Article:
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raphael_vassallo
Raphael Vassallo

‘Reconciliation’, they said. ‘It’s easy’, they said...

Once described as a 'land of attitudes and platitudes', Malta is a place where strong opinions are held, both in and outside the political sphere

raphael_vassallo
Raphael Vassallo
7 September 2017, 7:29am
A very wise man (easily the wisest I have ever met) once described Malta as a ‘land of attitudes and platitudes’. It is a place where everyone holds down strong opinions... but hardly anyone seems capable of expressing them in anything but empty, facile and obviously memorised sound-bites and catch-phrases.

One of the more typical political platitudes has been doing the rounds a lot lately. I have seen it repeated by various people these past two weeks: both in and outside the political sphere. It goes something like: “Oh, and don’t forget that the Nationalist Party has always emerged stronger and more united after the toughest of times...!”  

As a rule, platitudes don’t get much more trite and unhelpful than that. In fact, this one comes perilously close to defining the true essence of the word ‘meaninglessness’. 

The first (and most bleedingly obvious) reason is that... allow me to take a deep breath... IT’S NOT TRUE! And we can all confirm that through even a cursory glance at the events of the last few months alone.

In March 2013, the PN received a humiliating drubbing at the polls since its inception around 1875. It lost an election by (what was then) an almost unimaginable 36,000 vote-margin. So... did the party bounce back and emerge ‘stronger and more united’ than ever?

Did it, my eye. If that were the case, we wouldn’t exactly be witnessing such a fundamental crisis today, almost five years after that election result. The PN would not be faced with a decision so excruciating that it might easily split that party in two. No: very clearly, the Nationalist Party has steadily grown weaker and more divided since its so-called ‘toughest times’ in 2013. Even the simple fact that times have got considerably tougher since then is proof enough.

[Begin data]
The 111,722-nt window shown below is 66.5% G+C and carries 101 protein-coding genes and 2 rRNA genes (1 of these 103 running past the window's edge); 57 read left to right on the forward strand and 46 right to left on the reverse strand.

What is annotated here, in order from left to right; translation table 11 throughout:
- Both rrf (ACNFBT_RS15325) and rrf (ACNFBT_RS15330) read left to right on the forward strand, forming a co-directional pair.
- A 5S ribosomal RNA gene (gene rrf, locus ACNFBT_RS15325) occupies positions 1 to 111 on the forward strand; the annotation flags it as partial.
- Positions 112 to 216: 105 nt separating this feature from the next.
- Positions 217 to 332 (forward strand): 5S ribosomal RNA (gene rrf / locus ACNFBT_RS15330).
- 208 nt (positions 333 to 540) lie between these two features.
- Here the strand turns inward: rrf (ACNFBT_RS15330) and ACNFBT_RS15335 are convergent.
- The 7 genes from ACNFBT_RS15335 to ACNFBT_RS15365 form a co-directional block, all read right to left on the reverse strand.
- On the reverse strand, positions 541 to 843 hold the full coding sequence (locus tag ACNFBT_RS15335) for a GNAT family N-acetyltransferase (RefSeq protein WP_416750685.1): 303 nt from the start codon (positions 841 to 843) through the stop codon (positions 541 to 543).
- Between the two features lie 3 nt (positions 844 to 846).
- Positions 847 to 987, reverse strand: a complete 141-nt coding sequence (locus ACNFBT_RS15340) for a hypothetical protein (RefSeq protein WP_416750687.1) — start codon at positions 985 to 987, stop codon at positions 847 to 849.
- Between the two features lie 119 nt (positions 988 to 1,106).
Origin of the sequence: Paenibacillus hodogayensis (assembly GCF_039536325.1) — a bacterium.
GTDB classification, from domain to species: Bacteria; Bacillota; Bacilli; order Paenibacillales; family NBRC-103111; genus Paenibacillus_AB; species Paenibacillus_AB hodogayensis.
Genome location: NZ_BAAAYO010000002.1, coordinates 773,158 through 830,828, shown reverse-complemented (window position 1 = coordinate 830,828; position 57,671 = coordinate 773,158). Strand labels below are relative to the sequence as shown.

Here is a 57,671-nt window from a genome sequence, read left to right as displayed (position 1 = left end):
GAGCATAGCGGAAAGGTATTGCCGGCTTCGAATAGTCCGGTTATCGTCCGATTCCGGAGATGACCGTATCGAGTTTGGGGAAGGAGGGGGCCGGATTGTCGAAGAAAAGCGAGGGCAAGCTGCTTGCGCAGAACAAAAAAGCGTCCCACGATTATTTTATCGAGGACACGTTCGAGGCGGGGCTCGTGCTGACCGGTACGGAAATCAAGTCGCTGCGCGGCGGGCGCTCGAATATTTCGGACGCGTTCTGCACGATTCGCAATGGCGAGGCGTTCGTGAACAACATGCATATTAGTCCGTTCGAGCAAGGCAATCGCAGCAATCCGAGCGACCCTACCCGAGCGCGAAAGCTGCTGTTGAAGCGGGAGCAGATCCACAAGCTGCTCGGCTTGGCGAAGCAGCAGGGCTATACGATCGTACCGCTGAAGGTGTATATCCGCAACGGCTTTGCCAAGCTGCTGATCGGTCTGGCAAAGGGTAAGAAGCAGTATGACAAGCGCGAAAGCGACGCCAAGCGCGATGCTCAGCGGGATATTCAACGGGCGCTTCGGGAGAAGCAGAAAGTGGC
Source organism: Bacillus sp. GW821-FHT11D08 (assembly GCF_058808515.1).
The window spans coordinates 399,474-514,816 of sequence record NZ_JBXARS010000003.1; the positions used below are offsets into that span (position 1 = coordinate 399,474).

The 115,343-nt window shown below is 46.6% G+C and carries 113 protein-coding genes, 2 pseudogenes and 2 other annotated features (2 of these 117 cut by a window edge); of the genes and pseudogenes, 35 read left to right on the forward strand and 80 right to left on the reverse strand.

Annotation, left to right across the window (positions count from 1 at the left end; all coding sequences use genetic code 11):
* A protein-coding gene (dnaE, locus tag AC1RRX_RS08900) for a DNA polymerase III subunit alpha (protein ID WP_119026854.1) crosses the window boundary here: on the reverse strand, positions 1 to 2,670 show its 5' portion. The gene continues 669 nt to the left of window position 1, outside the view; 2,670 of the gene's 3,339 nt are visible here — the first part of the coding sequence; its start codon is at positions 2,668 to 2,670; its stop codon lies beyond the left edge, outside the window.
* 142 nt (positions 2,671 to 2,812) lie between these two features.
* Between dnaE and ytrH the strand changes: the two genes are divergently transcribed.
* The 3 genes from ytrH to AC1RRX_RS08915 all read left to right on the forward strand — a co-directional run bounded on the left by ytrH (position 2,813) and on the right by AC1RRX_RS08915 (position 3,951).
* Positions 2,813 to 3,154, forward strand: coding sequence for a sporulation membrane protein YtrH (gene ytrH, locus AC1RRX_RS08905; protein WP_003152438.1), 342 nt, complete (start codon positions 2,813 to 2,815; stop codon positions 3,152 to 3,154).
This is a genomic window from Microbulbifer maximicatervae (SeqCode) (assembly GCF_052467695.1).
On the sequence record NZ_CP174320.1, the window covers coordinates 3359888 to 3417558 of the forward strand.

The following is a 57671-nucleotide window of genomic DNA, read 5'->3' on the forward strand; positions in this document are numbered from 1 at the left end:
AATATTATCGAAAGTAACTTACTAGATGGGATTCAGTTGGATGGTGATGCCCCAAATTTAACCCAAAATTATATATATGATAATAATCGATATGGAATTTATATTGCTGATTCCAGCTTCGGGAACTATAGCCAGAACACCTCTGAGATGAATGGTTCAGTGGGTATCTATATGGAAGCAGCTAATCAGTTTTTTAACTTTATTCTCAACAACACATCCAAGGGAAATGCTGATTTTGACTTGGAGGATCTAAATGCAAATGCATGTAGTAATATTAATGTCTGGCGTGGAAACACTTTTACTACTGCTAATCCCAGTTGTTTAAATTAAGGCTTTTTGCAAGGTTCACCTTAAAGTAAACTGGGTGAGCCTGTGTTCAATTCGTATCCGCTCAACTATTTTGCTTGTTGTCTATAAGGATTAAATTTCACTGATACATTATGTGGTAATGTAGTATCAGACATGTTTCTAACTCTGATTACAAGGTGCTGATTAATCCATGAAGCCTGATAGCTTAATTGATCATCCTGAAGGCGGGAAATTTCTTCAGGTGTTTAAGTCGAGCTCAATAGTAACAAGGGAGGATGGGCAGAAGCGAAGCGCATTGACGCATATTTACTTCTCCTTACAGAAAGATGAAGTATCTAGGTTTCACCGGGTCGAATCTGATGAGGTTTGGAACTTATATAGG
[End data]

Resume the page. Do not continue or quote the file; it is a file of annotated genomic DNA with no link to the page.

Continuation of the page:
But that is only part of the attitude problem that has manifestly engulfed that party over the past decade or so. For even if it were true that the PN had always grown stronger in adversity... as indeed it would be true, if we were talking only about the PN of the 1980s... well, so what? There’s a first time for everything in life. As those old stock market investment ads used to go: ‘past performance is no guarantee of future success’. Just because the PN successfully overcame hurdles and obstacles in the past – i.e., when it was led by capable leaders endowed with this thing called ‘foresight’ – it by no means follows that it will continue to do so today, when... well... you can work the rest out for yourselves.

This brings us to a third problem: one which, by now, should be so self-evident that I really shouldn’t have to even spell it out. Political parties don’t ‘grow stronger and more united’ on their own. To achieve that sort of result, you have to work at it. You have to roll up your sleeves, wade into the quagmire, and start clawing your way – painfully, inch by inch – in a direction that actually does lead to unity and strength.

Is that what’s happening right now? Erm... not as far as I can see. Quite the contrary: the Nationalist Party is patiently and meticulously ensuring that no reconciliation can ever take place at all. 

That is why foresight is such a crucial faculty for the (actual or would-be) political leader.  In two weeks’ time, either Chris Said or Adrian Delia will emerge as leader of the Nationalist Party. There is, admittedly, a small chance that neither of them will... i.e., if one pulls out, and the other fails to get 66% of the vote... but if that does happen, I seriously doubt there will even be anything left of the PN at all, after the ensuing fracas. It will simply obliterate itself in one giant cataclysm...

So the great likelihood is that one of those two will be elected leader on September 16. And what will happen then?